The otherworldly landscapes of Capadoccia have been wowing visitors for centuries, and it’s absolutely a can’t-miss stop. It’s essentially a giant outdoor sculpture garden with valleys full of "fairy chimneys"—rock formations in improbable shapes that have been carved by wind and rain over the centuries. You can hike among the ancient rock churches at Goreme Open-air Museum and explore miles of ancient underground cities at Derinkuyu and Kaymakli. If at all possible, wake up before dawn and get a bird’s eye view of the incredible scenery from a hot-air balloon with one of the many ballooning companies in the area such as Cihangiroglu Balloons.
Base yourself in one of Capadoccia’s fabulous cave hotels, where you can experience modern luxuries in prehistoric surroundings. The exceptional Argos in Capadoccia (pictured above) distinguishes itself with exceptional service, environmentally friendly practices, and some of the coziest cave rooms around—for the ultimate, splurge on a "Splendid" level suite where you’ll even get your own private cave swimming pool. Basics: Fly to Nevsehir or Kayseri in central Turkey and allow for two to three days of exploring.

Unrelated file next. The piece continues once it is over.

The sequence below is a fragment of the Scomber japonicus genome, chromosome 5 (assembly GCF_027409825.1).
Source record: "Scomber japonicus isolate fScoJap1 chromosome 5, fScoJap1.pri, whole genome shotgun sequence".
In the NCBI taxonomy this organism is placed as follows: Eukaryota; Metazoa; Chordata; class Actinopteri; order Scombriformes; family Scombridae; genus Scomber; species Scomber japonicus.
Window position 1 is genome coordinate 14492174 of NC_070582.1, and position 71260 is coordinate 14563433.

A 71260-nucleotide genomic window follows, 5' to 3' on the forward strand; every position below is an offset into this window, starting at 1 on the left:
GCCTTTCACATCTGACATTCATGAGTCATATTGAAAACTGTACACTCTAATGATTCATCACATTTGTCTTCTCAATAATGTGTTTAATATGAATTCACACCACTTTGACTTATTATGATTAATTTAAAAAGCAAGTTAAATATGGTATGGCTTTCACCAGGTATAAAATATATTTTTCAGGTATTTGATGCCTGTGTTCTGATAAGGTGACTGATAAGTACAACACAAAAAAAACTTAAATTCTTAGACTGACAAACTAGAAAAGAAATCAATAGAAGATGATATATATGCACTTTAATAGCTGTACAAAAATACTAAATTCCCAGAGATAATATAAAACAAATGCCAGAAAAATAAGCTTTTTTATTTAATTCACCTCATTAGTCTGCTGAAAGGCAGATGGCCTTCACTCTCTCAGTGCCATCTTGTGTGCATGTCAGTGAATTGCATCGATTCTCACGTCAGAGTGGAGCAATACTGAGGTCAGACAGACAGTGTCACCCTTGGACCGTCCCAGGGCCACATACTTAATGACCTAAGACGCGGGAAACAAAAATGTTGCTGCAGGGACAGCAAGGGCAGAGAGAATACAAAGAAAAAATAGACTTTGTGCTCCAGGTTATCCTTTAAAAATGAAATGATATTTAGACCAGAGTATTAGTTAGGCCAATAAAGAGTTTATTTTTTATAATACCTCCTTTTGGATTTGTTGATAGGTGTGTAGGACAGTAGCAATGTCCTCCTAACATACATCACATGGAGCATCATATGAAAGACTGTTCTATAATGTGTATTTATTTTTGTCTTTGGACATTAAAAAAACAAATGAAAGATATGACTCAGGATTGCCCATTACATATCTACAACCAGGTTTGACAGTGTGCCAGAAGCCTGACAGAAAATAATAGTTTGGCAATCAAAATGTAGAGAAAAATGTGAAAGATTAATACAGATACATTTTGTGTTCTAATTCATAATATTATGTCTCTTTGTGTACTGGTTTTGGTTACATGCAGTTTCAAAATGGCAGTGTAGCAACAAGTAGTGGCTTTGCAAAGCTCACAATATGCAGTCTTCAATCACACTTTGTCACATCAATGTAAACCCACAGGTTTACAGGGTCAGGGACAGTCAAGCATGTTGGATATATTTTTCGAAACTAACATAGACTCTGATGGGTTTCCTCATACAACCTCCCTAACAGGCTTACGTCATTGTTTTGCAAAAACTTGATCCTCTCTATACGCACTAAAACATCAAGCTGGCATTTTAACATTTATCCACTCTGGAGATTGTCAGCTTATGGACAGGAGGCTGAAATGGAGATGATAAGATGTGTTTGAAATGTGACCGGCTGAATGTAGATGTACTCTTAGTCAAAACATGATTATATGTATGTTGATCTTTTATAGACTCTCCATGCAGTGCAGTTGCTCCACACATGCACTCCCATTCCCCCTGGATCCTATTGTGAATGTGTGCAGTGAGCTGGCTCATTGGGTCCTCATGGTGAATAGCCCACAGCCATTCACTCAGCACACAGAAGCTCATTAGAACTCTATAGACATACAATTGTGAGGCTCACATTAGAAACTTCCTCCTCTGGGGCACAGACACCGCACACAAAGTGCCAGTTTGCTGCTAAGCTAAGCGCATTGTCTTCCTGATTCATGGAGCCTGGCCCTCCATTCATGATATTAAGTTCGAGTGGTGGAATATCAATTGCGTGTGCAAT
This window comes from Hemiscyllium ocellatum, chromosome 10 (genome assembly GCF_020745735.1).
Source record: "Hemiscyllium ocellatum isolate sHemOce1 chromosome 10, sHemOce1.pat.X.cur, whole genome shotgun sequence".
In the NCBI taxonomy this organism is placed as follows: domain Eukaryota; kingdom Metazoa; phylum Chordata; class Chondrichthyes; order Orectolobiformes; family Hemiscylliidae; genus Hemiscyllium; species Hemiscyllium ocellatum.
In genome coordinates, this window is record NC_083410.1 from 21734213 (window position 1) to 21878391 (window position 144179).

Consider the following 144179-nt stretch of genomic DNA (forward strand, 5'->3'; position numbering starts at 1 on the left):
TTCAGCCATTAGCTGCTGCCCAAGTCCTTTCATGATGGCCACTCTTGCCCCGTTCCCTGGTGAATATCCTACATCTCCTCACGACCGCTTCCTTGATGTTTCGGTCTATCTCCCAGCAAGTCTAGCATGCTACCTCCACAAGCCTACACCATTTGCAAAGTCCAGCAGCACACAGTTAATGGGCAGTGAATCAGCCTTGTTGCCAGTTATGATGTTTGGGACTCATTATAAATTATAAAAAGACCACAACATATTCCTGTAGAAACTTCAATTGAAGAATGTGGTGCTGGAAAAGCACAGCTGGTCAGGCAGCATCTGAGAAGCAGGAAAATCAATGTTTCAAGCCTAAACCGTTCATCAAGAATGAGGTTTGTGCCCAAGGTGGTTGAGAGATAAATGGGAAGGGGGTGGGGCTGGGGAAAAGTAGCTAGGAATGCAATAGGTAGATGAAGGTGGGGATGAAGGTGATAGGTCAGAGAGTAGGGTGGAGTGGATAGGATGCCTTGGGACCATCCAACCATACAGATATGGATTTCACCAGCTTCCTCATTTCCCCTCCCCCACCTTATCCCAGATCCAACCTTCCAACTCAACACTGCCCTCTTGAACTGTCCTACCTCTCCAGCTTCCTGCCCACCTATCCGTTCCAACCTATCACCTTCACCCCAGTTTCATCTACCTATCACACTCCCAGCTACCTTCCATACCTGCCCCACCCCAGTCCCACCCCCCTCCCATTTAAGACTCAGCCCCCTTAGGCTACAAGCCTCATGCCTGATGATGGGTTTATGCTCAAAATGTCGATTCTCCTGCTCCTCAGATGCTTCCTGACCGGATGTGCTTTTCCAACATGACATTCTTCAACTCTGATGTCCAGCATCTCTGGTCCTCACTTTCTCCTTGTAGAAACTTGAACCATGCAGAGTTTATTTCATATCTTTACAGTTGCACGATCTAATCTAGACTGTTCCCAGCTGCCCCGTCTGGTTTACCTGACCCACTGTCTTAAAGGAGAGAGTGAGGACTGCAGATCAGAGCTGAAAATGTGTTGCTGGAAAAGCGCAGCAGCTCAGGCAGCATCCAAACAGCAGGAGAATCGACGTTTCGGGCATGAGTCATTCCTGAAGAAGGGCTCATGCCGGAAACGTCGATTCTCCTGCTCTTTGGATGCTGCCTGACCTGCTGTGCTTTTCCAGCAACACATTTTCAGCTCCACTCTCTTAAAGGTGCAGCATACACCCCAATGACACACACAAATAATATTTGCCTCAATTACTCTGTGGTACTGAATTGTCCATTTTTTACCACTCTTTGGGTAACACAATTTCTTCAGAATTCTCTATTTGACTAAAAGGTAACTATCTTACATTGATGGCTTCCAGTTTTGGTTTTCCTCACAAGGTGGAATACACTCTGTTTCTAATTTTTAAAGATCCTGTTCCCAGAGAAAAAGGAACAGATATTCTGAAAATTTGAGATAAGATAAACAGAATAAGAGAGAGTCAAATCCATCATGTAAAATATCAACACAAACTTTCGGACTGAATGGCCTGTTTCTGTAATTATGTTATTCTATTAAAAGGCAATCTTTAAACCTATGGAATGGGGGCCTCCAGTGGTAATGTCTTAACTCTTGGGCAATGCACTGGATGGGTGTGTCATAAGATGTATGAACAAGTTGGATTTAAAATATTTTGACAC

Photo Credits: Ciragan Palace courtesy Go To Turkey, Grand Bazaar Turkish DeLight courtesy Laszlo / flickr, Celsus Library courtesy Turkey Ministry of Culture & Tourism, cave room courtesy Argos in Capadoccia